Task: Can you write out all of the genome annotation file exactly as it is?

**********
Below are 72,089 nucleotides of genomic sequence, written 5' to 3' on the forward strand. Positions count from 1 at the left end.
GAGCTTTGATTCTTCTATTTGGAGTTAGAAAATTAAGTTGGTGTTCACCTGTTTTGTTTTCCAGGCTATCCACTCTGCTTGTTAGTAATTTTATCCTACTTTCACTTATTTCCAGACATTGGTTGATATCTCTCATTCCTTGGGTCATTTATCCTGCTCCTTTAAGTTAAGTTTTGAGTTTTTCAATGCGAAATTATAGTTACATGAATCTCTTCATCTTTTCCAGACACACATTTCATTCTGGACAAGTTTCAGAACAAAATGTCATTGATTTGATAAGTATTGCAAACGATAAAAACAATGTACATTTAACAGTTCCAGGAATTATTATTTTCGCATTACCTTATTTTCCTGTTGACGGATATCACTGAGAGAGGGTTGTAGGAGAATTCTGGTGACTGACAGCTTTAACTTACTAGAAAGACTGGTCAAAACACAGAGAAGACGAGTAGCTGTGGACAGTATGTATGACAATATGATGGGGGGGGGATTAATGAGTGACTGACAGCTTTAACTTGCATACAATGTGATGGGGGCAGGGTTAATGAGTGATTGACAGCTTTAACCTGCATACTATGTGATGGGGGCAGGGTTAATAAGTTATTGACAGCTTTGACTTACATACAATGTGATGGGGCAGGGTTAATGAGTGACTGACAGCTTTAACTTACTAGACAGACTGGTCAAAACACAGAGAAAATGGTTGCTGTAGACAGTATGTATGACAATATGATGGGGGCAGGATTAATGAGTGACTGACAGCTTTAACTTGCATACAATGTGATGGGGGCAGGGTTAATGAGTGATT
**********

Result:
Below are 72,089 nucleotides of genomic sequence, written 5' to 3' on the forward strand. Positions count from 1 at the left end.
GAGCTTTGATTCTTCTATTTGGAGTTAGAAAATTAAGTTGGTGTTCACCTGTTTTGTTTTCCAGGCTATCCACTCTGCTTGTTAGTAATTTTATCCTACTTTCACTTATTTCCAGACATTGGTTGATATCTCTCATTCCTTGGGTCATTTATCCTGCTCCTTTAAGTTAAGTTTTGAGTTTTTCAATGCGAAATTATAGTTACATGAATCTCTTCATCTTTTCCAGACACACATTTCATTCTGGACAAGTTTCAGAACAAAATGTCATTGATTTGATAAGTATTGCAAACGATAAAAACAATGTACATTTAACAGTTCCAGGAATTATTATTTTCGCATTACCTTATTTTCCTGTTGACGGATATCACTGAGAGAGGGTTGTAGGAGAATTCTGGTGACTGACAGCTTTAACTTACTAGAAAGACTGGTCAAAACACAGAGAAGACGAGTAGCTGTGGACAGTATGTATGACAATATGATGGGGGGGGGATTAATGAGTGACTGACAGCTTTAACTTGCATACAATGTGATGGGGGCAGGGTTAATGAGTGATTGACAGCTTTAACCTGCATACTATGTGATGGGGGCAGGGTTAATAAGTTATTGACAGCTTTGACTTACATACAATGTGATGGGGCAGGGTTAATGAGTGACTGACAGCTTTAACTTACTAGACAGACTGGTCAAAACACAGAGAAAATGGTTGCTGTAGACAGTATGTATGACAATATGATGGGGGCAGGATTAATGAGTGACTGACAGCTTTAACTTGCATACAATGTGATGGGGGCAGGGTTAATGAGTGATT